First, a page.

Monetary Stimulus, Vaccines, Interest Rates, Inflation & Taxes!

COVID-19 brought on a recession and in some industries an outright depression – but it is no match for a vaccine coupled with unprecedented monetary stimulus from the Federal Reserve and the US Treasury. The vaccine alone has enough healing power to revive the beleaguered economy, but coupled with monetary stimulus of historic proportion, one can envision an economic boom the likes of which we haven’t seen since post-war periods or, as some have suggested, the “Roaring 20s.” This is an exciting period to be an investor and may bring about several investment themes not seen in decades…namely significantly higher interest rates, inflation and the basis for higher tax rates.

We agree with Goldman Sachs’ recent projection of economic growth of 6-7% over the next year – the US economy has never experienced growth at these levels. When we align the vaccine, monetary stimulus and the overwhelming pent-up consumer demand and savings rate we arrive at a similar conclusion. All of this is positive for global growth, employment, and financial markets – so long as investors are prepared for the cause-and-effect strong economic growth can have on various securities. For much of the past 15-20 years, US and global growth rates have been muted so investors may want to dust off their history books to prepare for changes in financial markets.

Strong global growth leads to higher interest rates. Since rates are just starting to turn upward from historically low levels, investors should prepare for a continuation of this trend and its effects on different types of stocks, bonds and real estate. In addition, strong global economic growth has a long history of bringing about the ability for companies to raise prices for certain products that become high in demand – otherwise known as inflation. We are already seeing rising inflation in raw material prices and expect a continuation of this trend as economic growth spirals upward.

What are some of the best ways to invest during periods of strong global growth, higher interest rates and inflation? Many stocks can perform great during these periods – but not all. The best stock market results will most likely benefit those sectors that gain profitability through any of these three factors. Banks and other financial companies benefit from higher rates, industrial and consumer discretionary companies benefit from economic growth, and raw materials and energy companies thrive during periods of inflation. You may have noticed that we have been rotating your portfolio’s holdings into these sectors in order to best benefit from these important changes. Though technology stocks should perform well going forward, they may not have the excessive leadership that investors have become accustomed to in recent years.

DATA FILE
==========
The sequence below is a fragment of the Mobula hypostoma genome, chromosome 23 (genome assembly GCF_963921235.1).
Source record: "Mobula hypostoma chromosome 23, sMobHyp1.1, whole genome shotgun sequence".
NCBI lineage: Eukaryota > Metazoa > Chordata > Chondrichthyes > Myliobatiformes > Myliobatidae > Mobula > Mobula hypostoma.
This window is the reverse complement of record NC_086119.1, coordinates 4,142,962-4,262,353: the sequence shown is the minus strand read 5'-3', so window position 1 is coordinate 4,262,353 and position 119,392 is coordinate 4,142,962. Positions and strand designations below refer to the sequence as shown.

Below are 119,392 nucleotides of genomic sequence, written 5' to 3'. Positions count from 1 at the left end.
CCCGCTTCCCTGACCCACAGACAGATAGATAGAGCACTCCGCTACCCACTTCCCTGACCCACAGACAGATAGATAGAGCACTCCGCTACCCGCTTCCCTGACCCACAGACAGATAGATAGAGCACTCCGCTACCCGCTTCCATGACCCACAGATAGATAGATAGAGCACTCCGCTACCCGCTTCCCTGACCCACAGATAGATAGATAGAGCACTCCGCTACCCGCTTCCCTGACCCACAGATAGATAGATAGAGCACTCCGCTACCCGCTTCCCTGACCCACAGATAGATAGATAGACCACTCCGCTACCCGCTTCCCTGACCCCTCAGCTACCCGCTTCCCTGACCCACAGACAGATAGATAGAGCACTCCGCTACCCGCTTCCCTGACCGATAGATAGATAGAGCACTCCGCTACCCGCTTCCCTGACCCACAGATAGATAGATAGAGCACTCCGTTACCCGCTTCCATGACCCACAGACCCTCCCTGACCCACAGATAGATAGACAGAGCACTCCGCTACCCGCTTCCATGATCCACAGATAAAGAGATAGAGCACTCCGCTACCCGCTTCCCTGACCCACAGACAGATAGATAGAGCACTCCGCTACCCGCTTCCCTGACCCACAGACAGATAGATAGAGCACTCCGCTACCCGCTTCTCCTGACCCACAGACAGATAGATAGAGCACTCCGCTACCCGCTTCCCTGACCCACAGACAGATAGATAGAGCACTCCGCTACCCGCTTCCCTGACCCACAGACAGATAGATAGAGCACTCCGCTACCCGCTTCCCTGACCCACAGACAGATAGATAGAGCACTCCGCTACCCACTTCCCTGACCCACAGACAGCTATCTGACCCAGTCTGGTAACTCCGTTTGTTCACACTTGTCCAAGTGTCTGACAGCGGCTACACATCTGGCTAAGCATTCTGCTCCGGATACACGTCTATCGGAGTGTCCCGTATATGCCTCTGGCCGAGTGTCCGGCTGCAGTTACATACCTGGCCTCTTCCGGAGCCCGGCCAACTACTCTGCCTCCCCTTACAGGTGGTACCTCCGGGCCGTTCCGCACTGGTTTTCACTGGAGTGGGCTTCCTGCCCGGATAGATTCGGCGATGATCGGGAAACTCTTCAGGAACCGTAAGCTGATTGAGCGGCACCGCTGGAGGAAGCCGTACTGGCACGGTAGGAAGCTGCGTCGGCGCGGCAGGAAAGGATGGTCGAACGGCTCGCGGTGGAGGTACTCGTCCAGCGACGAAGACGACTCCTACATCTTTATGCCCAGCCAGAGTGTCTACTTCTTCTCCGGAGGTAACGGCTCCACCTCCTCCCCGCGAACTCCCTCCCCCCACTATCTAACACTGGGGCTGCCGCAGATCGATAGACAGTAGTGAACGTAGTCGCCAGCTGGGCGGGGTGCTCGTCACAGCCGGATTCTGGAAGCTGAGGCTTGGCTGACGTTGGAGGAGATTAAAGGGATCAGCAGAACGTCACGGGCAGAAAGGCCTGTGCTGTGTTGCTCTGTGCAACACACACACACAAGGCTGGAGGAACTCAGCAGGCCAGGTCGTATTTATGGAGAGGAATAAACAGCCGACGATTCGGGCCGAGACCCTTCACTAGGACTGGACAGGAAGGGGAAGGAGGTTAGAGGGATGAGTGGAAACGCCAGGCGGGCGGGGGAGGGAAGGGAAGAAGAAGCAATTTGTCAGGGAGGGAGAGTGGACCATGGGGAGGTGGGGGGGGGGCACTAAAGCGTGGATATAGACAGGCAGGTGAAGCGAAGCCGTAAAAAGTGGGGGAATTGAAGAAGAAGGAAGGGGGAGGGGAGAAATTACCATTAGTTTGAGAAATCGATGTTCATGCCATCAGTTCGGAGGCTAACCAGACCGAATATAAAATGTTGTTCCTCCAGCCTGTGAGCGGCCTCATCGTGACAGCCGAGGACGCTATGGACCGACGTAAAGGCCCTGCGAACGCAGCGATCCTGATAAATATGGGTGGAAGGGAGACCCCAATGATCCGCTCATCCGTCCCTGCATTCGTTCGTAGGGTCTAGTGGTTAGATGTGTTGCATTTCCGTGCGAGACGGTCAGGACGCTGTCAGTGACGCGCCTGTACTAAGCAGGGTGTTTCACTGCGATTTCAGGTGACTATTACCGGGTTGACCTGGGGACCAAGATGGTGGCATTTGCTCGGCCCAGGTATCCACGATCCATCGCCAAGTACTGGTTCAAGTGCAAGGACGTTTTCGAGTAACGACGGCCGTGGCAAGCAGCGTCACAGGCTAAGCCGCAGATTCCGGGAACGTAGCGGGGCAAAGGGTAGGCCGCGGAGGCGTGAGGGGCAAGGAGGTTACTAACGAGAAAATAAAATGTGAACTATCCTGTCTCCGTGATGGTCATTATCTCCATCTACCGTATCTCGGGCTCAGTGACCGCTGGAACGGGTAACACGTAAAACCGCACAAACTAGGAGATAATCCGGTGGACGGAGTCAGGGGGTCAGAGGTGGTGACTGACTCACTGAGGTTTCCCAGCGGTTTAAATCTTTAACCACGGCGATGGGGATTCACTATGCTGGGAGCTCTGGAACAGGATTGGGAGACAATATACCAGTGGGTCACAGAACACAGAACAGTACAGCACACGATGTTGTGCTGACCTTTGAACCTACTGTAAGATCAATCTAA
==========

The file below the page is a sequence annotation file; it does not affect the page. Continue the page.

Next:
In terms of the bond market, higher interest rates and inflation tend to put downward pressure on bond prices. Individual bonds have maturity dates, so they are much less affected by rising rates since, at maturity, we receive our principal back. However, bond funds do not have maturity dates and can continue falling as rates keep rising. We would advise investors to avoid having significant exposure to bond “funds” and stick with individual bond holdings. The continued rise in interest rates will eventually provide a great opportunity to buy high quality individual bonds with attractive yields – something we haven’t seen in years!

A stronger economic expansion will make it easier for our administration to raise taxes and their first target will likely be corporate tax rates, followed by high income earners. A stronger economy should allow both groups to afford higher tax rates without negatively affecting economic growth. We have borrowed an unprecedented amount of money to survive COVID-19 so it is important to create policies to repay these debts for our future generations. Strong economic expansions can generate tremendous corporate tax revenues and go a long way to paying down these borrowed funds. During the strong expansion of the 1990s, corporate revenue tax alone nearly wiped out all the indebtedness left over from the 80s – an important fact to recall when we shudder over increasing tax rates.

We are very optimistic about the future of global health and the beginning of economic recovery. Though higher rates, inflation and taxes may change the shape of the stock and bond market, we are prepared to “roll with those changes.” If our optimistic view does not come to fruition or some unexpected “black swan” event negatively affects the global economy, our Active Risk Management process is always engaged to reduce your allocation to stocks, shift your sector exposure and allow our carefully placed stop loss orders to be executed in an effort to mitigate catastrophic loss.

Thanks again from all of us for your continued vote of confidence!

If you have experienced any changes in your financial situation or have questions about your portfolio, please let us know.

Your Team at Main Street Research

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